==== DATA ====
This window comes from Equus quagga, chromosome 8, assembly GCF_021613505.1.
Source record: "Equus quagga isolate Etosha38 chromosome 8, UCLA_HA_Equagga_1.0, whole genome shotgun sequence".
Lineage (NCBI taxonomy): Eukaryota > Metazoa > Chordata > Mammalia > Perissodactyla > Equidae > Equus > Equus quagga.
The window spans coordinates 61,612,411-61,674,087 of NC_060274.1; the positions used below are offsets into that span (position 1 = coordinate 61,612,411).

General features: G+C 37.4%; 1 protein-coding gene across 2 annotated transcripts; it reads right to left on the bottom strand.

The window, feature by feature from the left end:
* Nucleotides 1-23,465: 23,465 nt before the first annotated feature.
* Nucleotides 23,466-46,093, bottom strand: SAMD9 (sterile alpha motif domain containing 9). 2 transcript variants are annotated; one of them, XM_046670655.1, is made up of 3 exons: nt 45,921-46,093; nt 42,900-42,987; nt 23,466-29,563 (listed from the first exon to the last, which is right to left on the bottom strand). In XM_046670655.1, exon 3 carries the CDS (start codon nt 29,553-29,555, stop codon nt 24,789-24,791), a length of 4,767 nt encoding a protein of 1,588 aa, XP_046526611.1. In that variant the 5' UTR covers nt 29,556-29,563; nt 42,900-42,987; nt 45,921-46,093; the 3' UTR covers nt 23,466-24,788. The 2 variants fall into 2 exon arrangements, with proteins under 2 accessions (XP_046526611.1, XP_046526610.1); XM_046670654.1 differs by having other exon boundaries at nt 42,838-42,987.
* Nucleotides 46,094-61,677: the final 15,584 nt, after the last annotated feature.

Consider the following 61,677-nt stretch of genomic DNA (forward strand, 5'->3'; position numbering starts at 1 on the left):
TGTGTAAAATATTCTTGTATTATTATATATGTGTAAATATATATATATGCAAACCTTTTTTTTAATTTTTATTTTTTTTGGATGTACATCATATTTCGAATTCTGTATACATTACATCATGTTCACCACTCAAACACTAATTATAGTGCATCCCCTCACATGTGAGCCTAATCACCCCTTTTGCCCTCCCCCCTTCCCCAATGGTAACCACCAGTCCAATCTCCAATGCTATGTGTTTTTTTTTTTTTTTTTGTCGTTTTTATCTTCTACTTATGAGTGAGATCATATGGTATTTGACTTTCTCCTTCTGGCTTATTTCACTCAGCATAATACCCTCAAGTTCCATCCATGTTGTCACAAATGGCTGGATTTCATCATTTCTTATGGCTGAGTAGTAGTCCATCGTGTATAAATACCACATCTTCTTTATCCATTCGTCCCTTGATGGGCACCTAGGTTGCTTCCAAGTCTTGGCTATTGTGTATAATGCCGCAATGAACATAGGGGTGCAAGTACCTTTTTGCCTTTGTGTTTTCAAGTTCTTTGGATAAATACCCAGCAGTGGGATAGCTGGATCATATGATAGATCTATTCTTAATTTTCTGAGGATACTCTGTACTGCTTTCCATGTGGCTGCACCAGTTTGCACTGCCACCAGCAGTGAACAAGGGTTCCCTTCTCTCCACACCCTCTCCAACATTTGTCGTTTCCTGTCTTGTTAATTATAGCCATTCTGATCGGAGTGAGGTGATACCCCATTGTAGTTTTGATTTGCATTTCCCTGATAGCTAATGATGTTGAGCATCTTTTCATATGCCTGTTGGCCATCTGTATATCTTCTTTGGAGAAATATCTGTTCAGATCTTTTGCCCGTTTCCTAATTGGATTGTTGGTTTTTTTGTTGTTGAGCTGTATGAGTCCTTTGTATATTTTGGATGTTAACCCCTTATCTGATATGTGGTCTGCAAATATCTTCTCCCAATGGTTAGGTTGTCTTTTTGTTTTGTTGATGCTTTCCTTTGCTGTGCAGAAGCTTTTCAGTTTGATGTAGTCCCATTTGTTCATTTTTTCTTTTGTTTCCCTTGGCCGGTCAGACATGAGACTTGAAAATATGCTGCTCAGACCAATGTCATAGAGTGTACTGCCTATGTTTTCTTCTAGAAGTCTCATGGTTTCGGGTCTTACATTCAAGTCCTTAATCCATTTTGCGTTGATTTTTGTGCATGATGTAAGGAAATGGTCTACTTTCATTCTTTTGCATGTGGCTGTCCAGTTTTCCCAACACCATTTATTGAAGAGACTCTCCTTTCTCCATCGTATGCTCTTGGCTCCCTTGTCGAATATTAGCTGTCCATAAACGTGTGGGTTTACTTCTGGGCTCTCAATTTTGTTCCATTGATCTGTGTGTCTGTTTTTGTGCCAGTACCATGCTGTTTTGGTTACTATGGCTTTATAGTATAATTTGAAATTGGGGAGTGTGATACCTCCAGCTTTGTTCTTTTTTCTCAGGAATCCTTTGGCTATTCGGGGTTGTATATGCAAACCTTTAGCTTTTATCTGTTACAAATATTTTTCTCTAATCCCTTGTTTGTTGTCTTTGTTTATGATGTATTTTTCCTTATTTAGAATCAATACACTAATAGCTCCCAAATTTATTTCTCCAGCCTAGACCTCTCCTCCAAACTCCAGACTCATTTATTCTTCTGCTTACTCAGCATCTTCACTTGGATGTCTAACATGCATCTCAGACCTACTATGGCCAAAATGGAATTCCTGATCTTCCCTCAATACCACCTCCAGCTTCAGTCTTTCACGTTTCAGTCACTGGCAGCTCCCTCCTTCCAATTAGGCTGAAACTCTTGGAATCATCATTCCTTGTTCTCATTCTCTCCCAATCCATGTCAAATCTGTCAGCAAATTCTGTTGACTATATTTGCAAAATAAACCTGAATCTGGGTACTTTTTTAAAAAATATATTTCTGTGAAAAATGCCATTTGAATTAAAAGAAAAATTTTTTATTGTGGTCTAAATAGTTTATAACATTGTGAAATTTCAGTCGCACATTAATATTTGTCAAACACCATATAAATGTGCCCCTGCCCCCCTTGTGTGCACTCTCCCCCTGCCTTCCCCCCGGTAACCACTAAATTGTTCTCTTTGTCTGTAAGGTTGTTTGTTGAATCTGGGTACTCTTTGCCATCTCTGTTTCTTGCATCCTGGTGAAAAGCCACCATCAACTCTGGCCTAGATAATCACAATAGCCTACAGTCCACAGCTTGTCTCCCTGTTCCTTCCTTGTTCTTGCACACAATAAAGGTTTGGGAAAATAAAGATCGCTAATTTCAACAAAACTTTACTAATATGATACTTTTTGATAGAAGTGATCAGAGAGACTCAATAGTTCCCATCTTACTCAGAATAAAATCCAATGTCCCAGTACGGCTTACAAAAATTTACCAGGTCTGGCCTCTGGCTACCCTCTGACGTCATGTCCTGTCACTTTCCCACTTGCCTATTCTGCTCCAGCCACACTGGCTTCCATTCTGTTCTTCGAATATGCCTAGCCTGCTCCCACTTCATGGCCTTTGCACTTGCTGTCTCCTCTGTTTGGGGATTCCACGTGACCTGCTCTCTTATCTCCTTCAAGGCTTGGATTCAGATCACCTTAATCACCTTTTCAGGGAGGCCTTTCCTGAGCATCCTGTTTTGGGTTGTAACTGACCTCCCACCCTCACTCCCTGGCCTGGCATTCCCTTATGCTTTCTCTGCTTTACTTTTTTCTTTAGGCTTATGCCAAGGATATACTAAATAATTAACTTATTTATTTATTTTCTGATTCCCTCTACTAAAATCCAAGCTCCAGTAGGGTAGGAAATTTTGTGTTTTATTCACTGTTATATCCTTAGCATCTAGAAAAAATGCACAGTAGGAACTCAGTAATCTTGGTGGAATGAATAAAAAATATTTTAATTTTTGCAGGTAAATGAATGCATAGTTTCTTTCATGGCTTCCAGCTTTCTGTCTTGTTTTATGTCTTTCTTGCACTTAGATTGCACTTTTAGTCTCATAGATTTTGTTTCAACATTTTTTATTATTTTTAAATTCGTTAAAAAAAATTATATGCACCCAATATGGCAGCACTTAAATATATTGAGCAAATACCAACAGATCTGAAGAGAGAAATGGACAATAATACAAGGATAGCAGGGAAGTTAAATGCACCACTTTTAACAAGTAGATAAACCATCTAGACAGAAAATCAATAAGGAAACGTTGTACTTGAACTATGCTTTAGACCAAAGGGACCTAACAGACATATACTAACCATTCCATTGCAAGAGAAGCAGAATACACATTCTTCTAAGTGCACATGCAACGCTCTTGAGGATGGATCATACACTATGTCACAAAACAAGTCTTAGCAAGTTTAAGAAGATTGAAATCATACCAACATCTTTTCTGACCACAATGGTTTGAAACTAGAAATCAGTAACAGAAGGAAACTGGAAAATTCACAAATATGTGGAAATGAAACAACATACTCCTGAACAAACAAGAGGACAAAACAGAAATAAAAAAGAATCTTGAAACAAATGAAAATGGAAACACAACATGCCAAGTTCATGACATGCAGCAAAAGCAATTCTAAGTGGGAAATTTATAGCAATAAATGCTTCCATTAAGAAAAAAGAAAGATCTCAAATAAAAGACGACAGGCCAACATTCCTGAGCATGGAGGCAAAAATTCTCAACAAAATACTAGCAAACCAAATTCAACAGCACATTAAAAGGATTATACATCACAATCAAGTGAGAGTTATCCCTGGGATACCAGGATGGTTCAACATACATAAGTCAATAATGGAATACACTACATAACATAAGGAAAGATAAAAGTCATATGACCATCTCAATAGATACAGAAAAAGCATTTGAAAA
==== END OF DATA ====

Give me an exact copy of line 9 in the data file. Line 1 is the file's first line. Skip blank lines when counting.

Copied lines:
* Nucleotides 46,094-61,677: the final 15,584 nt, after the last annotated feature.